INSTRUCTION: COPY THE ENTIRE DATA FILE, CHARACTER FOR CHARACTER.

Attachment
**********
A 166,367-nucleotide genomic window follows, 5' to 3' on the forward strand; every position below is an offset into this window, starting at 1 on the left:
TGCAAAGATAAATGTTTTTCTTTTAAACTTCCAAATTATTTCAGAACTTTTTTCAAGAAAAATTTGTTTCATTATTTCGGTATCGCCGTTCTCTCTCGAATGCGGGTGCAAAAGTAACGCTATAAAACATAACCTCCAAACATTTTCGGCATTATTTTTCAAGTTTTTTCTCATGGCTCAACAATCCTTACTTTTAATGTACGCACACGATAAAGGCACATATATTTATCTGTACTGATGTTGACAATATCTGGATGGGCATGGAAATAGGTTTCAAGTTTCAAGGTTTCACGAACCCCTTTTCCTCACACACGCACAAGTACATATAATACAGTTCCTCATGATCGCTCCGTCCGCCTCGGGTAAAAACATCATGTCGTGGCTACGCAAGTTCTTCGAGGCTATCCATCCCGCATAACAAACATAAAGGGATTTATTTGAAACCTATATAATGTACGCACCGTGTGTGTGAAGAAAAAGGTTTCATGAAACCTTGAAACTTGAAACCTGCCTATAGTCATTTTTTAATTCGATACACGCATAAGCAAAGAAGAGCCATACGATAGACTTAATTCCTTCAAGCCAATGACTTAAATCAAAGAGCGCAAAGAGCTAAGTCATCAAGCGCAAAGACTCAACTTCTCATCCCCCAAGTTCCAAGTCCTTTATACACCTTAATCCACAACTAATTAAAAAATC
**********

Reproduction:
A 166,367-nucleotide genomic window follows, 5' to 3' on the forward strand; every position below is an offset into this window, starting at 1 on the left:
TGCAAAGATAAATGTTTTTCTTTTAAACTTCCAAATTATTTCAGAACTTTTTTCAAGAAAAATTTGTTTCATTATTTCGGTATCGCCGTTCTCTCTCGAATGCGGGTGCAAAAGTAACGCTATAAAACATAACCTCCAAACATTTTCGGCATTATTTTTCAAGTTTTTTCTCATGGCTCAACAATCCTTACTTTTAATGTACGCACACGATAAAGGCACATATATTTATCTGTACTGATGTTGACAATATCTGGATGGGCATGGAAATAGGTTTCAAGTTTCAAGGTTTCACGAACCCCTTTTCCTCACACACGCACAAGTACATATAATACAGTTCCTCATGATCGCTCCGTCCGCCTCGGGTAAAAACATCATGTCGTGGCTACGCAAGTTCTTCGAGGCTATCCATCCCGCATAACAAACATAAAGGGATTTATTTGAAACCTATATAATGTACGCACCGTGTGTGTGAAGAAAAAGGTTTCATGAAACCTTGAAACTTGAAACCTGCCTATAGTCATTTTTTAATTCGATACACGCATAAGCAAAGAAGAGCCATACGATAGACTTAATTCCTTCAAGCCAATGACTTAAATCAAAGAGCGCAAAGAGCTAAGTCATCAAGCGCAAAGACTCAACTTCTCATCCCCCAAGTTCCAAGTCCTTTATACACCTTAATCCACAACTAATTAAAAAATC